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InTo Kill a Mockingbird, Scout and Jem are brother and sister. Jem is four years older. Scout looks up to Jem but they also fight, as brothers and sisters do, and their relationship is sometimes competitive. However, Jem is generally encouraging with Scout, although as he gets older and enters adolescence, he feels the need to behave more like a man and wants the tomboy Scout to behave more like a lady. This is just a reaction in attempts to fit in to social roles in Maycomb which, as both Jem and Scout realize, is fraught with stubborn social traditions, residual racism, and legacies of family history.
Both Jem and Scout have the benefit of Atticus' and Calpurnia's guidance. Therefore, it is likely that they look at their world with more open minds than other children their age. Jem understands things a bit more than Scout on account of his age. Jem is also more emotionally affected by events in the novel because of this. Scout is still just as open-minded and innocent. Jem and Scout also share revelations as they mature. For instance, in Chapter 23, Scout and Jem share their thoughts on why Maycomb's society is the way it is. Scout concludes:
No, everybody's gotta learn, nobody's born knowin'. That Walter's as smart as he can be, he just gets held back sometimes because he has to stay out and help his daddy. Nothin's wrong with him. Naw, Jem, I think there's just one kind of folks. Folks.
And because she does look up to Jem, Scout spends a lot of time trying to see the world through Jem's eyes as well as her own. To this last quote, Jem replies:
If there's just one kind of folks, why can't they get along with each other? If they're alike, why do they go out of their way to despise each other? Scout, I think I'm beginning to understand something. I think I'm beginning to understand why Boo Radley's stayed shut up in the house all this time . . . it's because he wants to stay inside.
Despite Jem's need for independence as he matures, and Scout's stubborn innocence, they are very close. Their relationship is indicative of this and when Jem defends Scout from Bob Ewell, he shows himself to be a sibling and a protector.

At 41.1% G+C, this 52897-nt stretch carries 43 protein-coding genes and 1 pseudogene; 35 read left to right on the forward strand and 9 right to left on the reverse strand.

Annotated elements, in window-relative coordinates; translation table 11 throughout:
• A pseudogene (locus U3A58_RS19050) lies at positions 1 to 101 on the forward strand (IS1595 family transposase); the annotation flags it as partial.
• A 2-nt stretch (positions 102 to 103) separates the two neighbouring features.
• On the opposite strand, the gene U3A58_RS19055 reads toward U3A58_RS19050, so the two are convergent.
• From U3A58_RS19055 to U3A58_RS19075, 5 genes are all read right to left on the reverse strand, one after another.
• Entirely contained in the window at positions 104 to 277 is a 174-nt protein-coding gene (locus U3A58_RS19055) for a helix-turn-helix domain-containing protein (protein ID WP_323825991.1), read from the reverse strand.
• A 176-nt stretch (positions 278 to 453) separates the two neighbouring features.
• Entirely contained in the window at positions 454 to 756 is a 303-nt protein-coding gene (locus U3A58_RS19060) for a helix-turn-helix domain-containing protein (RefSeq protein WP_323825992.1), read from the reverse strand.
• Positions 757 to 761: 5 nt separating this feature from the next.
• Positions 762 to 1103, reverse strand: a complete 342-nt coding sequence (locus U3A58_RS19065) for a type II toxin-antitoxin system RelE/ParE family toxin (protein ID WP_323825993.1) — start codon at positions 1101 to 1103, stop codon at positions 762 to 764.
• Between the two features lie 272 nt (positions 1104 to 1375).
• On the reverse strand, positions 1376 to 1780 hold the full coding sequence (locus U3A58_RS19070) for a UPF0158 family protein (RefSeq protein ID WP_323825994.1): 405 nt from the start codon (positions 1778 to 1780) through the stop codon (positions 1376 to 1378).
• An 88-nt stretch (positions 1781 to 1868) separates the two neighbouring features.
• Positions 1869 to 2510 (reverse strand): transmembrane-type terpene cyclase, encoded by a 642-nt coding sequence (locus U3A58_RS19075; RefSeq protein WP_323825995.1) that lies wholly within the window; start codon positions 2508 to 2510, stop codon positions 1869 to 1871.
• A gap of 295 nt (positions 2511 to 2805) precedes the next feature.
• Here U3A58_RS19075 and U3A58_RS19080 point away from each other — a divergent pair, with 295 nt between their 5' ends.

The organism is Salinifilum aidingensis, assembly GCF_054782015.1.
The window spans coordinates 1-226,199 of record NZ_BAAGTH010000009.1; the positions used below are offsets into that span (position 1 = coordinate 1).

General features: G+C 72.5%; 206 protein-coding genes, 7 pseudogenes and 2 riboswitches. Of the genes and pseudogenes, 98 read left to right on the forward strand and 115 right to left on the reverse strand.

Besides being brother and sister, Jem and Scout are also best friends, playmates, confidantes, and partners in crime. Aside from Dill, who becomes both Scout's "permanent fiance" and Jem's best pal during his stay with his Aunt Rachel each summer, neither of the children have any close friends. The tomboyish Scout has no girlfriends, and instead of playing with dolls, she sticks close to Jem and shares his outside interests. Likewise, Jem has no close male friends, and he usually includes Scout on his imaginative adventures, especially those concerning Boo Radley. They both share a love of reading, and they defend each other when necessary. Scout strikes out at one of the lynch mob when he manhandles Jem:
I kicked the man swiftly... I intended to kick his shin, but aimed too high. (Chapter 15)
while Jem comes to Scout's rescue on the trail home from the Halloween pageant when they are attacked by Bob Ewell. The two begin to grow apart as Jem grows older, but they remain close even into adulthood, arguing about past events and, being "far too old to settle an argument with a fist-fight," consulting Atticus together when necessary.
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